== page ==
Photographer: Sasa Djordjevic/AFP via Getty Images

Niger Pepper Farmers Return to Crop as Terror Threat Fades

Updated on
  • Government lifts ban on red pepper farming, key crop for Niger
  • Niger lawmaker says ending prohibition ‘question of survival’

After two years of living on family handouts, Issa Kaloumbou has returned to his red pepper farm in southeastern Niger because of a decline in attacks by Islamist militants based in neighboring Nigeria.

Kaloumbou is one of an estimated 30,000 farmers who’re resuming growing red peppers, the main crop in Niger’s Lake Chad area, following the government’s lifting of a two-year-old ban imposed amid a surge in jihadist attacks. The red pepper harvest used to generate more than 7 billion CFA francs ($14 million) annually. Fishing on the lake remains prohibited.

“We’ve suffered terribly,” Kaloumbou, 41, said by phone from the village of Yebi, about 1,400 kilometers (870 miles) from the capital, Niamey. “I used to make good money with peppers. When they banned production, I was forced to ask family for a bit of cash just to survive.”

The lifting of the ban signals the declining fortunes of the militants in southeastern Niger. Still, jihadists have triggered a full-blown humanitarian crisis in the region, worsened by an influx of refugees who fled the violence in Nigeria. More than 400,000 people in the southeast urgently need food, according to the United Nations humanitarian office, OCHA, which runs shelters and helps to distribute food.

If farmers can return to growing red peppers and other crops “they will be less vulnerable and as a consequence, less dependent on humanitarian aid,” Katy Thiam, an OCHA spokeswoman, said from Niamey. “This could be good news.”

State of Emergency

After the militants, known as Boko Haram, fled a military offensive in Nigeria and crossed into southeastern Niger in early 2015 with a series of deadly raids on border villages, authorities imposed a state of emergency, closed markets and banned motorcycle taxis. At least 500 people were killed by jihadists and more than 100 others kidnapped. Farming and fishing were halted amid concern that the fighters were extorting taxes from local producers and smuggling goods including peppers to Nigeria.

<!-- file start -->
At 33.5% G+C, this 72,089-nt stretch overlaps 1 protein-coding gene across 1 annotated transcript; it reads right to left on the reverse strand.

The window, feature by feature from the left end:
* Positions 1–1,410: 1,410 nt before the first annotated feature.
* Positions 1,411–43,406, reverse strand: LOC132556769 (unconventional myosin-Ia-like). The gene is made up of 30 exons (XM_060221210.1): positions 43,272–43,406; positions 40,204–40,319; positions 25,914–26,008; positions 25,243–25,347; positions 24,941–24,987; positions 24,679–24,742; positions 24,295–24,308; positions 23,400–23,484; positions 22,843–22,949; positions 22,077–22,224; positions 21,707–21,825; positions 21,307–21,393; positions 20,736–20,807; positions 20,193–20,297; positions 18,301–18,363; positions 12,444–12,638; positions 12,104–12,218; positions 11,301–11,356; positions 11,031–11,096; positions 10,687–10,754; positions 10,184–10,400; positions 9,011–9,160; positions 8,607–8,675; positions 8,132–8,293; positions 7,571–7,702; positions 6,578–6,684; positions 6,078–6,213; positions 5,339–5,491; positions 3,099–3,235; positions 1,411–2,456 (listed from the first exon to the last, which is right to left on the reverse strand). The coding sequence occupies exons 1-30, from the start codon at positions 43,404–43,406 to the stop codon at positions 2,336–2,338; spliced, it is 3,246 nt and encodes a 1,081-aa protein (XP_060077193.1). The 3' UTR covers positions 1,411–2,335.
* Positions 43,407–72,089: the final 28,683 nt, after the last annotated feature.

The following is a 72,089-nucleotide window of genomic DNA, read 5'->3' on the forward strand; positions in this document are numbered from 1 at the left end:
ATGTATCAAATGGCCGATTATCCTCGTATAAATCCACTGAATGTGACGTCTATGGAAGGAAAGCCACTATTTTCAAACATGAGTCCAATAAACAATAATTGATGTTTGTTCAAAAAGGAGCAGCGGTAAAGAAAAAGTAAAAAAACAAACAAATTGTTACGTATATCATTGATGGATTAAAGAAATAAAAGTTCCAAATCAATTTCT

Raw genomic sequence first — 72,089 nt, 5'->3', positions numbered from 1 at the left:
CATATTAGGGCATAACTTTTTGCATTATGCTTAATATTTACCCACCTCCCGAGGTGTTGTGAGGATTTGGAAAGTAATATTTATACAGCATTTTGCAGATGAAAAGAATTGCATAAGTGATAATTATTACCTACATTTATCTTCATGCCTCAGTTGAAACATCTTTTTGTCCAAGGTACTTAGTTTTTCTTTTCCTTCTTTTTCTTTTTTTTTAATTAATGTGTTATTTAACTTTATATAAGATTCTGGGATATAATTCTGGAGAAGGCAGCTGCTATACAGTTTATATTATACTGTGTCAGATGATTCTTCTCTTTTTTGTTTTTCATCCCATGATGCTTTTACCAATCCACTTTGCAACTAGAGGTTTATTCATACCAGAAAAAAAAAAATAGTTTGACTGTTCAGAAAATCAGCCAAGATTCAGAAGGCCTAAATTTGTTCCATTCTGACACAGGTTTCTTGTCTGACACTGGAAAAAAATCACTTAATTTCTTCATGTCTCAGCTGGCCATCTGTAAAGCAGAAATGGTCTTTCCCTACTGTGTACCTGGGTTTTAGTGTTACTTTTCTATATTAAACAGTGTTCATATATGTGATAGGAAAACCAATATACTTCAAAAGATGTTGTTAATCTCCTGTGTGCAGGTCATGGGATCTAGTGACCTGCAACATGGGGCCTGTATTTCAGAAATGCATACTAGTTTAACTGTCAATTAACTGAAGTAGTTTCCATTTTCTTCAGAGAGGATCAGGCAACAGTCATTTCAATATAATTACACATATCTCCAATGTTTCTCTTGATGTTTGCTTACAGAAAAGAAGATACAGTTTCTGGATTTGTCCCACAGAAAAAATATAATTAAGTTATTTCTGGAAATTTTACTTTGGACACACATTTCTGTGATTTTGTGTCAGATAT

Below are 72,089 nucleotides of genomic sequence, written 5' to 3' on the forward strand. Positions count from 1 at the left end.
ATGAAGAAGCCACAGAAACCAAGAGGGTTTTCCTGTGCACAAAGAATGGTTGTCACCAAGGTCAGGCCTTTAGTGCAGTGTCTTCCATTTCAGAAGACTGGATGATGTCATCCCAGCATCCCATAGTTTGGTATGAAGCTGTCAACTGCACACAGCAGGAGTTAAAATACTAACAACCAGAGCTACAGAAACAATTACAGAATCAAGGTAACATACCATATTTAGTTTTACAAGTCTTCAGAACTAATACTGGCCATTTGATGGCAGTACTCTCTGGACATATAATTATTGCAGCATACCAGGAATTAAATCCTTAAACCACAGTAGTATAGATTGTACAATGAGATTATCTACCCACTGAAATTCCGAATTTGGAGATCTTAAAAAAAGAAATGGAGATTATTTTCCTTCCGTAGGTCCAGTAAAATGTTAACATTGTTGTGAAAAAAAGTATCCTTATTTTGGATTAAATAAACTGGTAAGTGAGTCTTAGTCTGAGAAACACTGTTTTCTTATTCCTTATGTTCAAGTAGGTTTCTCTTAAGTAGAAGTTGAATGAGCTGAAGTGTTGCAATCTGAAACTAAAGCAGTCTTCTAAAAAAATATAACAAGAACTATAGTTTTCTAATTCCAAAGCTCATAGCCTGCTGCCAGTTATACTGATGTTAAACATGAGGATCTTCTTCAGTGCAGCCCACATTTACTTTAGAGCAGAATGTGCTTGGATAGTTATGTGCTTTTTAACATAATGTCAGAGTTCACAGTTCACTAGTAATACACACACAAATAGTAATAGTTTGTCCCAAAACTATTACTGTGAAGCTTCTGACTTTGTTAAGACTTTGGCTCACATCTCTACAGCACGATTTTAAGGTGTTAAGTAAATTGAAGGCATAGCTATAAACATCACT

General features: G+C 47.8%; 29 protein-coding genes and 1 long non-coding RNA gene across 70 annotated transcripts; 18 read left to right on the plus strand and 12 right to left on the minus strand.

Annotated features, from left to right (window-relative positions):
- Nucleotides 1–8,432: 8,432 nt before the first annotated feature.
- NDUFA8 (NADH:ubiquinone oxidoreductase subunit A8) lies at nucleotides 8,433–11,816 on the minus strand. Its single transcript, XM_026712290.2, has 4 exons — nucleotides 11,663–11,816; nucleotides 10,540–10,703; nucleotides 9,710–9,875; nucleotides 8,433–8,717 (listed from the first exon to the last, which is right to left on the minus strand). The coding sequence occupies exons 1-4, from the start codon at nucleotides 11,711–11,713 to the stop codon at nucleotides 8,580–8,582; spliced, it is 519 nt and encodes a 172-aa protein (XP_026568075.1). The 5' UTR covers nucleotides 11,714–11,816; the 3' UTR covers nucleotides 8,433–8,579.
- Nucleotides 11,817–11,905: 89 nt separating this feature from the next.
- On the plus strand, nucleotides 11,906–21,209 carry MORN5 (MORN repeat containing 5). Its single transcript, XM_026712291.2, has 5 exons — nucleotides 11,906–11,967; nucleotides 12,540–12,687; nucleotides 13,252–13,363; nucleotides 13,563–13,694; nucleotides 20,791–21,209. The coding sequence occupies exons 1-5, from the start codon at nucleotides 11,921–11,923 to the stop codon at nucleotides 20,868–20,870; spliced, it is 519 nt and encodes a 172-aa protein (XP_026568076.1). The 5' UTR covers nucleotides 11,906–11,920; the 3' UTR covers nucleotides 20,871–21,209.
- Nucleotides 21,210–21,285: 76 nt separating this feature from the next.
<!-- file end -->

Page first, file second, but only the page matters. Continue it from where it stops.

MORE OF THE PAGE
While Niger doesn’t have known jihadist groups on its territory, it’s increasingly affected by the spread of Islamist militancy in West Africa. On the other side of the country in the southwest, at least a two-day car journey away, suspected Islamic State-affiliated fighters who are believed to be based in Mali have struck twice this month. Four U.S. and five Nigerien soldiers were killed in an ambush that has brought the U.S. military presence in Africa under increased public scrutiny. An attack on Saturday left another 13 members of Niger’s paramilitary police dead.

The U.S. has as many as 800 troops and is building a drone and airbase in the northern city of Agadez, while Niger also hosts a French anti-militant operation. Niger is about twice the size of Texas, and two-thirds of the country is desert.

In the southeast, red peppers, which are dried in the sun and used as a spice, are a lifeblood for families, and there were growing fears that the ban on farming could push young people toward extremism, said Harouna Lamido, a lawmaker for the region.

“We had no choice,” Lamido said by phone. “It was a question of survival.”

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